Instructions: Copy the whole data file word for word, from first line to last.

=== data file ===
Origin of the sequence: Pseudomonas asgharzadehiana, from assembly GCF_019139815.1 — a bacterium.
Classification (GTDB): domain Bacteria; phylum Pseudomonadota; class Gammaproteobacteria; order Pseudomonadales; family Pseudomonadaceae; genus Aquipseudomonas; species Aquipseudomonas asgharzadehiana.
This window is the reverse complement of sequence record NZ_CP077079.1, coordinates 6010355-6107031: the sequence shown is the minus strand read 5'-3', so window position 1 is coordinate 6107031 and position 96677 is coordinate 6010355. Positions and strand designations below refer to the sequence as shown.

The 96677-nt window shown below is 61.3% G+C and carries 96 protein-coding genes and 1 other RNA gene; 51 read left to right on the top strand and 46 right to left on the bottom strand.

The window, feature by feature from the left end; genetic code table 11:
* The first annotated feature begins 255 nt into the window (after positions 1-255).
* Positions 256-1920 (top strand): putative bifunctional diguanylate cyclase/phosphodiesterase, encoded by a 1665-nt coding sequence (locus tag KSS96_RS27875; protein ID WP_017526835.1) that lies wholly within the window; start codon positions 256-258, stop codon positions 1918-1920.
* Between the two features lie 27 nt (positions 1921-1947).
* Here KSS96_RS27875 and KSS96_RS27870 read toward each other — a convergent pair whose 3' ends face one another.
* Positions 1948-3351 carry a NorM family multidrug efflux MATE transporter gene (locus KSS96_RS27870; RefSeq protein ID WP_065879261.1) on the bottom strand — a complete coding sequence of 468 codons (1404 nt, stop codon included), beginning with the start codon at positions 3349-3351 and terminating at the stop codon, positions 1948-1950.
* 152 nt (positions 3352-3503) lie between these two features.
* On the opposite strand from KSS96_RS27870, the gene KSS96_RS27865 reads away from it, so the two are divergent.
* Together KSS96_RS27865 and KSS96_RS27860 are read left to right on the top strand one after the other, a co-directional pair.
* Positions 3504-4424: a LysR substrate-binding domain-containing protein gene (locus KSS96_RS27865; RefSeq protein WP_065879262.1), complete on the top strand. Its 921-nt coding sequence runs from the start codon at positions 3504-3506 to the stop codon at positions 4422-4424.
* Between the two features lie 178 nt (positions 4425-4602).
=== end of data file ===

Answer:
Origin of the sequence: Pseudomonas asgharzadehiana, from assembly GCF_019139815.1 — a bacterium.
Classification (GTDB): domain Bacteria; phylum Pseudomonadota; class Gammaproteobacteria; order Pseudomonadales; family Pseudomonadaceae; genus Aquipseudomonas; species Aquipseudomonas asgharzadehiana.
This window is the reverse complement of sequence record NZ_CP077079.1, coordinates 6010355-6107031: the sequence shown is the minus strand read 5'-3', so window position 1 is coordinate 6107031 and position 96677 is coordinate 6010355. Positions and strand designations below refer to the sequence as shown.

The 96677-nt window shown below is 61.3% G+C and carries 96 protein-coding genes and 1 other RNA gene; 51 read left to right on the top strand and 46 right to left on the bottom strand.

The window, feature by feature from the left end; genetic code table 11:
* The first annotated feature begins 255 nt into the window (after positions 1-255).
* Positions 256-1920 (top strand): putative bifunctional diguanylate cyclase/phosphodiesterase, encoded by a 1665-nt coding sequence (locus tag KSS96_RS27875; protein ID WP_017526835.1) that lies wholly within the window; start codon positions 256-258, stop codon positions 1918-1920.
* Between the two features lie 27 nt (positions 1921-1947).
* Here KSS96_RS27875 and KSS96_RS27870 read toward each other — a convergent pair whose 3' ends face one another.
* Positions 1948-3351 carry a NorM family multidrug efflux MATE transporter gene (locus KSS96_RS27870; RefSeq protein ID WP_065879261.1) on the bottom strand — a complete coding sequence of 468 codons (1404 nt, stop codon included), beginning with the start codon at positions 3349-3351 and terminating at the stop codon, positions 1948-1950.
* 152 nt (positions 3352-3503) lie between these two features.
* On the opposite strand from KSS96_RS27870, the gene KSS96_RS27865 reads away from it, so the two are divergent.
* Together KSS96_RS27865 and KSS96_RS27860 are read left to right on the top strand one after the other, a co-directional pair.
* Positions 3504-4424: a LysR substrate-binding domain-containing protein gene (locus KSS96_RS27865; RefSeq protein WP_065879262.1), complete on the top strand. Its 921-nt coding sequence runs from the start codon at positions 3504-3506 to the stop codon at positions 4422-4424.
* Between the two features lie 178 nt (positions 4425-4602).